Pennsylvania State University has dropped a controversial plan to levy a $1,200 annual fine on employees who fail to answer health-related questions that many faculty members called too invasive.
A professor on the university's Harrisburg campus who had been one of the plan's most vocal opponents said eliminating the fine had alleviated faculty members' biggest concerns.
At issue was an online questionnaire the university unveiled in July as part of a new wellness plan. The plan was aimed at cutting the institution's health-care costs, which have risen by 20 percent over the last two years, to more than $217-million in the 2013-14 academic year.
Among other questions, the online survey asked employees about their plans to become pregnant, about how frequently they drank too much alcohol, and about whether they had experienced problems with violence, depression, or a divorce or separation.
The questions drew loud objections from both inside the university and out. Professors said the university was compelling employees to reveal private information or face a $100-a-month fine.
The university's Faculty Senate planned to meet next week to consider a faculty petition that called on university administrators to delay the new health-care initiative by a year. The petition said the university needed to talk more to experts about the wisdom of the plan, as well as to faculty members about their concerns.
In addition, this week the chairwoman of the American Philosophical Association's Committee on the Status of Women wrote a letter to Penn State administrators saying questions about female employees' pregnancy plans were not only invasive but discriminatory.
"Penn State's health-care provider targets women employees by imposing on them a special burden of disclosure about their sexual intent," wrote Hilde Lindemann, a professor of philosophy at Michigan State University. "Are male employees required to disclose their intended sexual activity over the year?"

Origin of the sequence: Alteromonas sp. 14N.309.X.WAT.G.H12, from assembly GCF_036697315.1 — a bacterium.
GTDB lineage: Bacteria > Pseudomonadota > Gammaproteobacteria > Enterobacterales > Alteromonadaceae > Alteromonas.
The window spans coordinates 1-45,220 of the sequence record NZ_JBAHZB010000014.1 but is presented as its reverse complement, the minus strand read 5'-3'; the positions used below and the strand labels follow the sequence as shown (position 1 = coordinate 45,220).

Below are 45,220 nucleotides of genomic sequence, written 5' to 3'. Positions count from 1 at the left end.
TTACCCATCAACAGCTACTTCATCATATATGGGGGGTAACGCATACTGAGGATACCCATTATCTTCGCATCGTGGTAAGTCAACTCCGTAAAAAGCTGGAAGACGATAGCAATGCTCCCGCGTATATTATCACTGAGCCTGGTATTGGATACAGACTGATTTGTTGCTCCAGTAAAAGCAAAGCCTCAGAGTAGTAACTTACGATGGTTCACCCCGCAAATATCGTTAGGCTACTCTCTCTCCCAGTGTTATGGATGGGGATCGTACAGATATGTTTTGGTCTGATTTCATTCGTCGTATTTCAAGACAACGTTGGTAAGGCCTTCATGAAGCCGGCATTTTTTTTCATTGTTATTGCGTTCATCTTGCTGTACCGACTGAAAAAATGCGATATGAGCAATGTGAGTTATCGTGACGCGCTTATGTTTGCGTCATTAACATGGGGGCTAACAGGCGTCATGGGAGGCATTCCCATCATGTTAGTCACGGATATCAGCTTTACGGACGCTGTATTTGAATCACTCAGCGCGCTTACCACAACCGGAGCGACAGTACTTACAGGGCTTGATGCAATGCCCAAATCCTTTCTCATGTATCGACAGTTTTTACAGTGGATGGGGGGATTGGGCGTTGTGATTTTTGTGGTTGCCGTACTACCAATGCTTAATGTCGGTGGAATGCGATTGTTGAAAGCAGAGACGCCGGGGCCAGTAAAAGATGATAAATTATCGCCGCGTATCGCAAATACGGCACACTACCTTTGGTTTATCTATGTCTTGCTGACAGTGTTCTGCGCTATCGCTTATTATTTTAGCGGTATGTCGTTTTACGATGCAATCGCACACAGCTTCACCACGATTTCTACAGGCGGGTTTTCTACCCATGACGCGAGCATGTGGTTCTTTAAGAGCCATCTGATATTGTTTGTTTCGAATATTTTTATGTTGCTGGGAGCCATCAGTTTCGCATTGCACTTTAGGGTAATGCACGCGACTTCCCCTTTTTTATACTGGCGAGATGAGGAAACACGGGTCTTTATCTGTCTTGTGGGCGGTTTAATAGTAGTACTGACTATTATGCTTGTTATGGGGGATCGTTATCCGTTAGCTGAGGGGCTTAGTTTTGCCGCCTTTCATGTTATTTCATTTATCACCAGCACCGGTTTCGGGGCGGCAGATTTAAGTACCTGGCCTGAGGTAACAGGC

In a statement it posted on Wednesday on its Web site, Penn State said it recognized widespread objections to the wellness plan and agreed that administrators needed more time to discuss it with professors.
"We have decided to suspend the $100-per-month surcharge so that people who are uncomfortable with any aspect of the survey will not feel as if they are being penalized," said Rodney Erickson, the university's president. "What we are hearing is that there has not been enough time to discuss and digest this initiative."
The university said that while it would drop the $1,200 annual fine for those who failed to answer the questionnaire, it could not afford to delay the wellness plan for a year. It will still ask employees to complete the survey and to participate in the plan's two other elements.
They ask employees to pledge to have a complete physical examination in the next year and to undergo health screenings to measure waist size, blood pressure, and other indicators. Those screenings are being performed this fall on the Penn State system's campuses by the university's health-care provider.
Matthew C. Woessner, an associate professor of political science and public policy at Penn State's Harrisburg campus, was one of the first to publicly object to the new wellness plan. He had suggested that faculty members protest the questionnaire by completing it, in order to avoid the fine, but by providing bogus answers.
Now that the university has dropped fines for those who do not want to complete the survey, Mr. Woessner said professors' concerns had mostly disappeared. "It removes the major ethical obstacle moving forward," said Mr. Woessner, who added that the Faculty Senate would still discuss the plan at next week's meeting. "It takes away the coercive aspects of the plan."